Project Houston is an entirely different. There is no download for Project Houston, it only runs in the Cloud. The SQL Azure team runs a very different engineering system (although it is a derivation) than what we run for the boxed product. It’s still pretty young and not as tuned but it’s tailored to suit the needs of a service offering. When we first started Project Houston we tried to use our current engineering system. During development it worked pretty well. However, when we got to our first deployment it was a complete mess. We had no idea what we were doing. We worked with an Azure deployment team and we spoke completely different languages. It took a few months of constant discussion and troubleshooting to figure out what we were doing wrong and how we needed to operate to be successful. Today we snap more closely with the SQL Azure engineering system and we leverage release resources on their side to bridge the gap between our dev team and the SQL Azure operations team. It used to take us weeks to get a deployment completed. Now we can do it, should we have to, in the matter of hours. That’s a huge accomplishment by my dev team, the Azure ops team, and our release managers.
There’s another aspect to this as well. Releasing a product that runs as a service introduces an additional set of requirements. One in particular completely blindsided us. Sure when I tell you it’ll be obvious but it caught my team completely off guard. As we get close to releasing of any software (pre-release or GA)we do a formal security review. We have a dedicate team that leads this. It’s a very thorough investigation of the design in an attempt to identify problems. And it works – let me just leave it at that. In the case of Project Houston we hit a situation no one anticipated. The SQL Azure gateway has built-in functionality to guard against DOS (Denial of Service) Attacks. Project Houston is running on the opposite side of the gateway from SQL Azure, it runs on the Windows Azure platform. Since Project Houston handles multiple users connecting to different servers & databases there’s an opportunity for a DOS. During the security review the security team asked how we were guarding against a DOS. As you can image our response was a blank stair and the words D-O-what were uttered a few times.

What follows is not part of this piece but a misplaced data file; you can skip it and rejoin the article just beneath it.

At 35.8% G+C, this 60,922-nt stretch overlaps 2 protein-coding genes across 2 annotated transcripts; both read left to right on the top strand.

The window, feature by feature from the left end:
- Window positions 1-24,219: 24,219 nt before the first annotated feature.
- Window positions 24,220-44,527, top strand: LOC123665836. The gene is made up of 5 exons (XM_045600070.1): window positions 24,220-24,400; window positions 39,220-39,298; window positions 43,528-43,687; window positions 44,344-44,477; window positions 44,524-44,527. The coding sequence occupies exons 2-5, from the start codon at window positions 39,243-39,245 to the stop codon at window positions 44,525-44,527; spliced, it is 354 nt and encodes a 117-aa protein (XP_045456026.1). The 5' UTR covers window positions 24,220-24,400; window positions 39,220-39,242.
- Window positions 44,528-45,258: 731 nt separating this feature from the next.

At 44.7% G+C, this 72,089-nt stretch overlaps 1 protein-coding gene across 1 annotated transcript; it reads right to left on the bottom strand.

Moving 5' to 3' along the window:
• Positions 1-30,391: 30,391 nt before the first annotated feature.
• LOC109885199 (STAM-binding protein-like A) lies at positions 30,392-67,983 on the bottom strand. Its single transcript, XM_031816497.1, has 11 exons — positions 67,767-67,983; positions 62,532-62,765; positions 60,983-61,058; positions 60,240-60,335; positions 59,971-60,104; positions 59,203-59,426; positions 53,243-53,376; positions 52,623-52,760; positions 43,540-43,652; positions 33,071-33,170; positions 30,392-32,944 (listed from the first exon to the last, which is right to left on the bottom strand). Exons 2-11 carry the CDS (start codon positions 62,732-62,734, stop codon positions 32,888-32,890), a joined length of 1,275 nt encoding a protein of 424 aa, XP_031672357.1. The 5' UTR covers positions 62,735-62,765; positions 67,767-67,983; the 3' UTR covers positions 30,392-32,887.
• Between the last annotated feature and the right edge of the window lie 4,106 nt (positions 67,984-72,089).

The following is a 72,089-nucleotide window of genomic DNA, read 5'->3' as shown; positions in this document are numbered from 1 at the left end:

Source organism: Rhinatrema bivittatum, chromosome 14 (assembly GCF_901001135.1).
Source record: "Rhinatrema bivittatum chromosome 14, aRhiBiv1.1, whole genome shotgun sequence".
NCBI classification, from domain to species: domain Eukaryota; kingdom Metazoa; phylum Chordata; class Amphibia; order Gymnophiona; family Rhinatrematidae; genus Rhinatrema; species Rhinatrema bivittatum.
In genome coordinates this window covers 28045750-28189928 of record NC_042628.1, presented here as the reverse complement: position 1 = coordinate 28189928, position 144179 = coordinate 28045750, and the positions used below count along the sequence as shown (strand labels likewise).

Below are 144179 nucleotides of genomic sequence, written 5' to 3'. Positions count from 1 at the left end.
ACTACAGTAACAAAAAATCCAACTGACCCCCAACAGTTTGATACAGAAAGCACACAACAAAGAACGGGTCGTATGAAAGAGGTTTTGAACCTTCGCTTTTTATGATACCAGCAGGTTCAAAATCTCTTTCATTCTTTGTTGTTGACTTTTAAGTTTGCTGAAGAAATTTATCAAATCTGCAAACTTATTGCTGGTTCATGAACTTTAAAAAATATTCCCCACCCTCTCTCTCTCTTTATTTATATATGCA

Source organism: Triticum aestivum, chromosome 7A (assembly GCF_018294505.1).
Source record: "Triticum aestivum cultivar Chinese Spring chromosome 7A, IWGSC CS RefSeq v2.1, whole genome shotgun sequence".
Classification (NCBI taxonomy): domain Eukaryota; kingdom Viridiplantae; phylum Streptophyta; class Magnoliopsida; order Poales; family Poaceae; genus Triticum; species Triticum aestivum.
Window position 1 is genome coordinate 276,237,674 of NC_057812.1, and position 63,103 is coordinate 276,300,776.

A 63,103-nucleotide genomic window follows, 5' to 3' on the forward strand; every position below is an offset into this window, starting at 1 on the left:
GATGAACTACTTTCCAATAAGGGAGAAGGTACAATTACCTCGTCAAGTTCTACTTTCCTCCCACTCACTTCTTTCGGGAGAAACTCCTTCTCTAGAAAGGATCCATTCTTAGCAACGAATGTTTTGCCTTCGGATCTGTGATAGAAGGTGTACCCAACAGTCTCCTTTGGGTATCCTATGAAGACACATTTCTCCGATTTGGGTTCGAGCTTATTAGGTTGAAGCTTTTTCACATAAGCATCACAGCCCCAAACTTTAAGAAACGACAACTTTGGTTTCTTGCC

We had been heads down for 10 months with never a mention of handling a DOS. We were getting really close to releasing the first CTP. We could barely spell D-O-S much less design and implement a solution in the matter of a few weeks. The team jumped on it calling on experts from across the company. We reviewed 5 or 6 different designs each with their own set of pros and cons. The team finally landed on a design and got it implemented. We did miss the original CTP date but not by much.
You’re probably an IT person wondering why this is relevant to you. The point in all this is simple. When you’re dealing with a vendor who claims their product is optimized for the Cloud or designed for the Cloud do they really know what they’re talking about or did the marketing team simply change the product name, redesign the logo and graphics to make it appear Cloud enabled. Moving from traditional boxed software to Cloud is easy. Do it right, is hard – I know, I’m living through it every day.